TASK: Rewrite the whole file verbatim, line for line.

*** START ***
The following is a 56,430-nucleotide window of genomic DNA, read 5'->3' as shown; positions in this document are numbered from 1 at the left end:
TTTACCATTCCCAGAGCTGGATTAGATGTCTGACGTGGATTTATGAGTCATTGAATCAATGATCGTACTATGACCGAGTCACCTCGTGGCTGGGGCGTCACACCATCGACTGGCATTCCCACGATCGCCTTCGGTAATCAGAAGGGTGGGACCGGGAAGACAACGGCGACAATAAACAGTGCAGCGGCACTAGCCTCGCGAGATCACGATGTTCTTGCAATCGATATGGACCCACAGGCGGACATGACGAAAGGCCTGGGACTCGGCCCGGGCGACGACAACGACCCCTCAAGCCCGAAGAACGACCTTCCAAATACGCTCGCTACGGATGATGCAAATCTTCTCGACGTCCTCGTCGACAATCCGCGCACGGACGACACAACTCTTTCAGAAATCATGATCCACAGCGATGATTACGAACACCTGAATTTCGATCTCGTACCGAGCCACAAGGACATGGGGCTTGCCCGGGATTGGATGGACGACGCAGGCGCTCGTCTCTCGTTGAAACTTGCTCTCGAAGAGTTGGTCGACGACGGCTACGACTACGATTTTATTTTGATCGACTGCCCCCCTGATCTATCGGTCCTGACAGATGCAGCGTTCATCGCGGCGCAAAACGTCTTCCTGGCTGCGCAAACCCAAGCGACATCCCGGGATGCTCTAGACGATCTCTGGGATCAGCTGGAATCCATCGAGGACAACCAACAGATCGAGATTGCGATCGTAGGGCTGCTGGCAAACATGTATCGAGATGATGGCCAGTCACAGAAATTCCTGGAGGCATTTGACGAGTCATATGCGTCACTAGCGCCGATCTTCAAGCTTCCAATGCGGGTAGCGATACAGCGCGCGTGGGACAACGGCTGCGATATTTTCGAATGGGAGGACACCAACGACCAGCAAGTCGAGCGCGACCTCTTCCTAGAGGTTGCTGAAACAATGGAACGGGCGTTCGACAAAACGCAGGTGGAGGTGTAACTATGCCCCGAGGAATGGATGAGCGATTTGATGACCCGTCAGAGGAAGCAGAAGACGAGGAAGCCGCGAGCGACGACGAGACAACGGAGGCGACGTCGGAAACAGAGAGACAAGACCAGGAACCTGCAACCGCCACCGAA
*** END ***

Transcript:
The following is a 56,430-nucleotide window of genomic DNA, read 5'->3' as shown; positions in this document are numbered from 1 at the left end:
TTTACCATTCCCAGAGCTGGATTAGATGTCTGACGTGGATTTATGAGTCATTGAATCAATGATCGTACTATGACCGAGTCACCTCGTGGCTGGGGCGTCACACCATCGACTGGCATTCCCACGATCGCCTTCGGTAATCAGAAGGGTGGGACCGGGAAGACAACGGCGACAATAAACAGTGCAGCGGCACTAGCCTCGCGAGATCACGATGTTCTTGCAATCGATATGGACCCACAGGCGGACATGACGAAAGGCCTGGGACTCGGCCCGGGCGACGACAACGACCCCTCAAGCCCGAAGAACGACCTTCCAAATACGCTCGCTACGGATGATGCAAATCTTCTCGACGTCCTCGTCGACAATCCGCGCACGGACGACACAACTCTTTCAGAAATCATGATCCACAGCGATGATTACGAACACCTGAATTTCGATCTCGTACCGAGCCACAAGGACATGGGGCTTGCCCGGGATTGGATGGACGACGCAGGCGCTCGTCTCTCGTTGAAACTTGCTCTCGAAGAGTTGGTCGACGACGGCTACGACTACGATTTTATTTTGATCGACTGCCCCCCTGATCTATCGGTCCTGACAGATGCAGCGTTCATCGCGGCGCAAAACGTCTTCCTGGCTGCGCAAACCCAAGCGACATCCCGGGATGCTCTAGACGATCTCTGGGATCAGCTGGAATCCATCGAGGACAACCAACAGATCGAGATTGCGATCGTAGGGCTGCTGGCAAACATGTATCGAGATGATGGCCAGTCACAGAAATTCCTGGAGGCATTTGACGAGTCATATGCGTCACTAGCGCCGATCTTCAAGCTTCCAATGCGGGTAGCGATACAGCGCGCGTGGGACAACGGCTGCGATATTTTCGAATGGGAGGACACCAACGACCAGCAAGTCGAGCGCGACCTCTTCCTAGAGGTTGCTGAAACAATGGAACGGGCGTTCGACAAAACGCAGGTGGAGGTGTAACTATGCCCCGAGGAATGGATGAGCGATTTGATGACCCGTCAGAGGAAGCAGAAGACGAGGAAGCCGCGAGCGACGACGAGACAACGGAGGCGACGTCGGAAACAGAGAGACAAGACCAGGAACCTGCAACCGCCACCGAA